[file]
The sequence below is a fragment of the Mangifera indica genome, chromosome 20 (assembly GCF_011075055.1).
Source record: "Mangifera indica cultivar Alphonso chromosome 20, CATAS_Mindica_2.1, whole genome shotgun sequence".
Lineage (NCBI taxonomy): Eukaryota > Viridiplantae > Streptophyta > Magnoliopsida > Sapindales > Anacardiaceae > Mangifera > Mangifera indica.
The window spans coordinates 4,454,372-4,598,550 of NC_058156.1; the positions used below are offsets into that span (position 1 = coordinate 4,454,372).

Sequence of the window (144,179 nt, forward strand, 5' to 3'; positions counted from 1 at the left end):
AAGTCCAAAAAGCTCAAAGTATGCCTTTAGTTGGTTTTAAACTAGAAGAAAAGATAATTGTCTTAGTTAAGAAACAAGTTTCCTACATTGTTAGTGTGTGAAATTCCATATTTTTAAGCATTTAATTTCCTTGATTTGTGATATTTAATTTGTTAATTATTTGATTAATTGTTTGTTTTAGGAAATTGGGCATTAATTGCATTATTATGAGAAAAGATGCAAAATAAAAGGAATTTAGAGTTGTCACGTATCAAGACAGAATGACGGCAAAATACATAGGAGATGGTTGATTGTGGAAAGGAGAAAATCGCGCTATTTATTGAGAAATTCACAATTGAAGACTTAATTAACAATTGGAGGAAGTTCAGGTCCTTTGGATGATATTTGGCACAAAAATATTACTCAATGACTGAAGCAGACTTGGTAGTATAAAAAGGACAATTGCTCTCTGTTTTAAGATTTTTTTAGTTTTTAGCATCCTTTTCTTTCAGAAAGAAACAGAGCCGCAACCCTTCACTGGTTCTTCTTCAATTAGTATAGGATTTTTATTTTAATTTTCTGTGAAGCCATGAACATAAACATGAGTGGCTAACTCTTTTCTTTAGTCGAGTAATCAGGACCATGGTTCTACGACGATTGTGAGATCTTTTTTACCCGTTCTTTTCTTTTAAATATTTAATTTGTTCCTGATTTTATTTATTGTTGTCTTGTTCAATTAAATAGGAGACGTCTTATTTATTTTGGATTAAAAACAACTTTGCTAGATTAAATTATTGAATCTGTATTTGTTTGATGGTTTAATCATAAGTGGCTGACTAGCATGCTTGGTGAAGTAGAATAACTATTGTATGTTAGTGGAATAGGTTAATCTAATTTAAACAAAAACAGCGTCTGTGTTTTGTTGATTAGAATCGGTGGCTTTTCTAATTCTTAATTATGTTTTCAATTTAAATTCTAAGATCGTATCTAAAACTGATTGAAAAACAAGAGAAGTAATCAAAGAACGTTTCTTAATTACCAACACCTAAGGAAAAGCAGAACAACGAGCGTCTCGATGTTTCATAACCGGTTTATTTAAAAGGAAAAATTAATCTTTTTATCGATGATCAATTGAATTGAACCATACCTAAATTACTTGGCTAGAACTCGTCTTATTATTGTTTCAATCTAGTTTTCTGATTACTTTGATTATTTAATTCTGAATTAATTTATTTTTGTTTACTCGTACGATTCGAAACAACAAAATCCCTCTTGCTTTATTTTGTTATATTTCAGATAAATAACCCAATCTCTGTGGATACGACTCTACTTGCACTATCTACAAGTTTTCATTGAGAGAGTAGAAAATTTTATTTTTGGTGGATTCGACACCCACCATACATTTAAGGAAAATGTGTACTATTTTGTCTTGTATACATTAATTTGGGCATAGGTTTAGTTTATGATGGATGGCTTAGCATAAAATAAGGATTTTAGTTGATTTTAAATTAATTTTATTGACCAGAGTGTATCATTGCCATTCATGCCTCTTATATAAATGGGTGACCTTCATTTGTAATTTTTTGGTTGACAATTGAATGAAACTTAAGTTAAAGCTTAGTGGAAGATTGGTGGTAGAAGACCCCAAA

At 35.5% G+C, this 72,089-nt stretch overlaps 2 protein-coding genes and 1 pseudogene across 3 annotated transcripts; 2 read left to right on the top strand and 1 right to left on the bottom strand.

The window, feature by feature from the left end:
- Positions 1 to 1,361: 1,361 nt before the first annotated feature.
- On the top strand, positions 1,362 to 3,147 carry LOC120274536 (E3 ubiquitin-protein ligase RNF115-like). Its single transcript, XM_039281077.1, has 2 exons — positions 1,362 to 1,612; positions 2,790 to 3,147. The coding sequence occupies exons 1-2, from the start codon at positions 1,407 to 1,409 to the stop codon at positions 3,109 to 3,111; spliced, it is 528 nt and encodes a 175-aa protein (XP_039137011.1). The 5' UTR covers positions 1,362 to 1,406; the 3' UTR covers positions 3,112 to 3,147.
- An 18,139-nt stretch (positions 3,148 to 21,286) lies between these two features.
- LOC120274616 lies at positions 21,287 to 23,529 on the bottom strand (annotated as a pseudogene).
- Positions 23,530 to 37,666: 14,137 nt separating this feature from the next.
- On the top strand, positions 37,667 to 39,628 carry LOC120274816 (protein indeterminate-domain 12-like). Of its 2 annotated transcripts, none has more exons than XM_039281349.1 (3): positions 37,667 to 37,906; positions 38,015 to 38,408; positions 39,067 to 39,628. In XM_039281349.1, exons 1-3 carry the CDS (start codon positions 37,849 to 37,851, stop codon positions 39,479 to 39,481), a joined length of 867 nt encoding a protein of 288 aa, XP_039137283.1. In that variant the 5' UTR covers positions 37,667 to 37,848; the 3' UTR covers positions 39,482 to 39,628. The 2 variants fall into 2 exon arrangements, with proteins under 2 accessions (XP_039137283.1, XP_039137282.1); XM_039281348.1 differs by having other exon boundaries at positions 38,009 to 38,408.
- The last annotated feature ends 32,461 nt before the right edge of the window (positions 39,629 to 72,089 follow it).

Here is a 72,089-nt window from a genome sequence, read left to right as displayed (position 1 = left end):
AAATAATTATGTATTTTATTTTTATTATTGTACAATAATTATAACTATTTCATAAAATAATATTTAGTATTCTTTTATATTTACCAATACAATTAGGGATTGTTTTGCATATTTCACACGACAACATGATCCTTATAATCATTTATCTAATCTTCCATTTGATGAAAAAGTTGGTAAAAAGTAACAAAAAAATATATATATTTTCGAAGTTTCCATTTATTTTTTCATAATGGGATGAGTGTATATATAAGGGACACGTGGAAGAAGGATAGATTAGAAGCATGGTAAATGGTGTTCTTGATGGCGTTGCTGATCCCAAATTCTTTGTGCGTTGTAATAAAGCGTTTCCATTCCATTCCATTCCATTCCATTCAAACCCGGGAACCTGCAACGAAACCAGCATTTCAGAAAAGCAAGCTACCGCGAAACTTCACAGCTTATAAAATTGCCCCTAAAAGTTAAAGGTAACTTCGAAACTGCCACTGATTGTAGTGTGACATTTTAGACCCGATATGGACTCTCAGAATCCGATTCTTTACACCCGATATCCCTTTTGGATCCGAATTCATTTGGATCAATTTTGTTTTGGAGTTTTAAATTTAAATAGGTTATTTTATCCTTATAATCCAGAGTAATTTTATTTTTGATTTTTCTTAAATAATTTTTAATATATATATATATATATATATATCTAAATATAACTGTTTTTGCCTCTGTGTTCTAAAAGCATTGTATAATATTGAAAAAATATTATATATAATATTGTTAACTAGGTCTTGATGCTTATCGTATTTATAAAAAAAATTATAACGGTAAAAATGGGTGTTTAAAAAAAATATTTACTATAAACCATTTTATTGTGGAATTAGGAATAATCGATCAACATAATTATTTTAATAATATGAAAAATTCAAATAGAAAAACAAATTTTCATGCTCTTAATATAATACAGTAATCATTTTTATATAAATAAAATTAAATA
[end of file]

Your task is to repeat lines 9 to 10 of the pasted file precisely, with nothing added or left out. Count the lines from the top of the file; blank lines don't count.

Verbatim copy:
- Positions 1 to 1,361: 1,361 nt before the first annotated feature.
- On the top strand, positions 1,362 to 3,147 carry LOC120274536 (E3 ubiquitin-protein ligase RNF115-like). Its single transcript, XM_039281077.1, has 2 exons — positions 1,362 to 1,612; positions 2,790 to 3,147. The coding sequence occupies exons 1-2, from the start codon at positions 1,407 to 1,409 to the stop codon at positions 3,109 to 3,111; spliced, it is 528 nt and encodes a 175-aa protein (XP_039137011.1). The 5' UTR covers positions 1,362 to 1,406; the 3' UTR covers positions 3,112 to 3,147.